Through her poetry, Heike makes statements about various questions, such as gender issues or local politics. Broader topics also emerge, across societies, such as the way we treat strangers. My curiosity was caught, as Heike presented details of pieces that she created during her residency in India, and narrated their stories. Through her works, she tried reflecting on her experience here, on the incidents that inspired her process of working, thinking, expressing. It felt like entering a conversation with her, discovering pieces stuck out of one’s memories. The exchange also went into gender issues, her experiences in public spaces in India, her Kochi travel and… her discovery of the sweetest fruit she ever tasted!
“For the dead and the living, we must bear witness…” The spirit of Elie Wiesel’s words animated the air as the Sahitya Akademi hosted a unique poetry evening, with readings by seven major writers in various languages, and a conversation among them, to mark the launch of the cultural banner of LILA Foundation, LILA Bearing Witness. The event, entitled ‘Voices in Verse’ celebrated the multicultural origins of the participants, and also served as an initial collective reflection on the possibilities of individuals and communities bearing witness to the times in general, and to the multitudinous ways in which poets in particular tend to bear witness.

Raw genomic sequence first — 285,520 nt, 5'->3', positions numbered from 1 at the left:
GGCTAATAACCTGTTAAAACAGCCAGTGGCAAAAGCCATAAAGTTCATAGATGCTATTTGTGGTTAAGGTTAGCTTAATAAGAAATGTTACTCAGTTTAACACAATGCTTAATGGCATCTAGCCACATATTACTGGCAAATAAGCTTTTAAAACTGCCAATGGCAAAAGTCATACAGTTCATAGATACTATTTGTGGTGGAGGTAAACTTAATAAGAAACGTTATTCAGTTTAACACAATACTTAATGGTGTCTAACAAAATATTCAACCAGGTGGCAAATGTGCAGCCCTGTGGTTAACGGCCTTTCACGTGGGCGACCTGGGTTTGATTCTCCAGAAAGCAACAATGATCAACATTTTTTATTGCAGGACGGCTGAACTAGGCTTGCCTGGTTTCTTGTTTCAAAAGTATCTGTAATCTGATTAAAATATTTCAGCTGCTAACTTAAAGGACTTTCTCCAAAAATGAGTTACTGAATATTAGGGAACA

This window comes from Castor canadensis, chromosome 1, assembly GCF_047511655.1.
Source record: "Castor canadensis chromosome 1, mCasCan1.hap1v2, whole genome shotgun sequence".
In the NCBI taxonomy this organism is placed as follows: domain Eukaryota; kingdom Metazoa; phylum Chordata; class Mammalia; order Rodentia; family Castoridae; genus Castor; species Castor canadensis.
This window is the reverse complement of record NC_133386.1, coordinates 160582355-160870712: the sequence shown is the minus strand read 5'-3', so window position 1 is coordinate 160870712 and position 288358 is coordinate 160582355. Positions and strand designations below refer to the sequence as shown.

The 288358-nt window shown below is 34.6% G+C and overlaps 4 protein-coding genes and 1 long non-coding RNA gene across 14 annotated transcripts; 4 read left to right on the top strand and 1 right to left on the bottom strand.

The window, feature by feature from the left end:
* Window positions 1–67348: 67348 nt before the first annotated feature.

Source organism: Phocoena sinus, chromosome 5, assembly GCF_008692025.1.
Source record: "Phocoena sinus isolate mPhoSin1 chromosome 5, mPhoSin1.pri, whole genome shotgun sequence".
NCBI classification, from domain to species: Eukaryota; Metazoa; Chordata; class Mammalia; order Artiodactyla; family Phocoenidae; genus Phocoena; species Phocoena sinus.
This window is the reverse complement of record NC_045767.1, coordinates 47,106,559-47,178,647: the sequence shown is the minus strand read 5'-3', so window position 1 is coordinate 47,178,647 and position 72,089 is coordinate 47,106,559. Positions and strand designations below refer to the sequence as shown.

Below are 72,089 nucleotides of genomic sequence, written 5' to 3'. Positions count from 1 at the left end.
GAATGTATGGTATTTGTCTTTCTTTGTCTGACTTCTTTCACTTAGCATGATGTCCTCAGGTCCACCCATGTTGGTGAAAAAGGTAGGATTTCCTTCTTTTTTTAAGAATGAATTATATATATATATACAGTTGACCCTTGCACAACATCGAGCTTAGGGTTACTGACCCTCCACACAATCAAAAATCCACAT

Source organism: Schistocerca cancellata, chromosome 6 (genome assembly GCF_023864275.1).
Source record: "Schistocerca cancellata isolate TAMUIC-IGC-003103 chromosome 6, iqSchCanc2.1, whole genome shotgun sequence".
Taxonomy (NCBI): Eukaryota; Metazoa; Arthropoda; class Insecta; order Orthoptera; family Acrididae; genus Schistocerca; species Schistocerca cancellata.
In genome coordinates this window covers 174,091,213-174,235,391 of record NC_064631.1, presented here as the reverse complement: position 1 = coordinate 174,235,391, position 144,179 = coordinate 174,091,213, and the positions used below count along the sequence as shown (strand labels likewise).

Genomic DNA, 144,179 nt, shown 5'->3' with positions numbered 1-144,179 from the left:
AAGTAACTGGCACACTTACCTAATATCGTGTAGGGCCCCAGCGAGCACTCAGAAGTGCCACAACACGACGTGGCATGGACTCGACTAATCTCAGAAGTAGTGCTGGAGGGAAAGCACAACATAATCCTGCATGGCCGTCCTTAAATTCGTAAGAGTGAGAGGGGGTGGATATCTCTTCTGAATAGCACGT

At LILA, we look at translation as a fundamental human act, with applications and implications that go way beyond the interlingual space. We are pleased that Lakshmi saw and appreciated the essential creative play that we are trying to integrate into the fields of knowledge and understanding. While the academic industry is inundated with theoretical papers on translation, Ambai’s lecture, the ninth in the LILA PRISM series, offered a seamlessly creative and witty study on the politics embedded in our myriad engagements with texts. Touching upon the difficulties involved in translating from other Indian languages to English with special reference to Tamil, she emphasized the need to let some linguistic mysteries be, so that cultures remain alluring.